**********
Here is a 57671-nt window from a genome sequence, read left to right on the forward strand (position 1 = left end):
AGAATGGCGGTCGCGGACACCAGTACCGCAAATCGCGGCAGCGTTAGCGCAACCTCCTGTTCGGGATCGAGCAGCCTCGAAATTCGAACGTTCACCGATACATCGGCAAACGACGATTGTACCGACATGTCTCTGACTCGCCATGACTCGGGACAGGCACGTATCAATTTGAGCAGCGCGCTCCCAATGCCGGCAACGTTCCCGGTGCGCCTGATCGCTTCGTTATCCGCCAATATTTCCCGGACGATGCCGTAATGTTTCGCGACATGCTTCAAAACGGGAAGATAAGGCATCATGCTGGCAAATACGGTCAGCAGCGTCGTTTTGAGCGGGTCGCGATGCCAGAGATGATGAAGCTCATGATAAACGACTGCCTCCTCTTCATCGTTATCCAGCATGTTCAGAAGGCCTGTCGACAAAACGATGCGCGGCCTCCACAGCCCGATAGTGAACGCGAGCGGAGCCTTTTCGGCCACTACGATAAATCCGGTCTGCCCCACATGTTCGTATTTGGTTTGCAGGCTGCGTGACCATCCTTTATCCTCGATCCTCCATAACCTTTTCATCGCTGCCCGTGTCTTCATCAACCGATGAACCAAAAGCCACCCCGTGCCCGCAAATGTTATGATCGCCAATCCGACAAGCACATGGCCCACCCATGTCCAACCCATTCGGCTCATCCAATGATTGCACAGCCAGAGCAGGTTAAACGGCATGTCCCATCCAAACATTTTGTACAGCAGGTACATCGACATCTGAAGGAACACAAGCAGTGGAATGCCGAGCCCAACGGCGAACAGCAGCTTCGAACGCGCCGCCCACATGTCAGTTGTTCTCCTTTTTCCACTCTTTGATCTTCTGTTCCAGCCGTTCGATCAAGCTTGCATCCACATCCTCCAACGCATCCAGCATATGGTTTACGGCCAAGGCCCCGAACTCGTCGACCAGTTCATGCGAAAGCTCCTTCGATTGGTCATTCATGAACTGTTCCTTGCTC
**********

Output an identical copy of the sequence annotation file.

Here is a 57671-nt window from a genome sequence, read left to right on the forward strand (position 1 = left end):
AGAATGGCGGTCGCGGACACCAGTACCGCAAATCGCGGCAGCGTTAGCGCAACCTCCTGTTCGGGATCGAGCAGCCTCGAAATTCGAACGTTCACCGATACATCGGCAAACGACGATTGTACCGACATGTCTCTGACTCGCCATGACTCGGGACAGGCACGTATCAATTTGAGCAGCGCGCTCCCAATGCCGGCAACGTTCCCGGTGCGCCTGATCGCTTCGTTATCCGCCAATATTTCCCGGACGATGCCGTAATGTTTCGCGACATGCTTCAAAACGGGAAGATAAGGCATCATGCTGGCAAATACGGTCAGCAGCGTCGTTTTGAGCGGGTCGCGATGCCAGAGATGATGAAGCTCATGATAAACGACTGCCTCCTCTTCATCGTTATCCAGCATGTTCAGAAGGCCTGTCGACAAAACGATGCGCGGCCTCCACAGCCCGATAGTGAACGCGAGCGGAGCCTTTTCGGCCACTACGATAAATCCGGTCTGCCCCACATGTTCGTATTTGGTTTGCAGGCTGCGTGACCATCCTTTATCCTCGATCCTCCATAACCTTTTCATCGCTGCCCGTGTCTTCATCAACCGATGAACCAAAAGCCACCCCGTGCCCGCAAATGTTATGATCGCCAATCCGACAAGCACATGGCCCACCCATGTCCAACCCATTCGGCTCATCCAATGATTGCACAGCCAGAGCAGGTTAAACGGCATGTCCCATCCAAACATTTTGTACAGCAGGTACATCGACATCTGAAGGAACACAAGCAGTGGAATGCCGAGCCCAACGGCGAACAGCAGCTTCGAACGCGCCGCCCACATGTCAGTTGTTCTCCTTTTTCCACTCTTTGATCTTCTGTTCCAGCCGTTCGATCAAGCTTGCATCCACATCCTCCAACGCATCCAGCATATGGTTTACGGCCAAGGCCCCGAACTCGTCGACCAGTTCATGCGAAAGCTCCTTCGATTGGTCATTCATGAACTGTTCCTTGCTC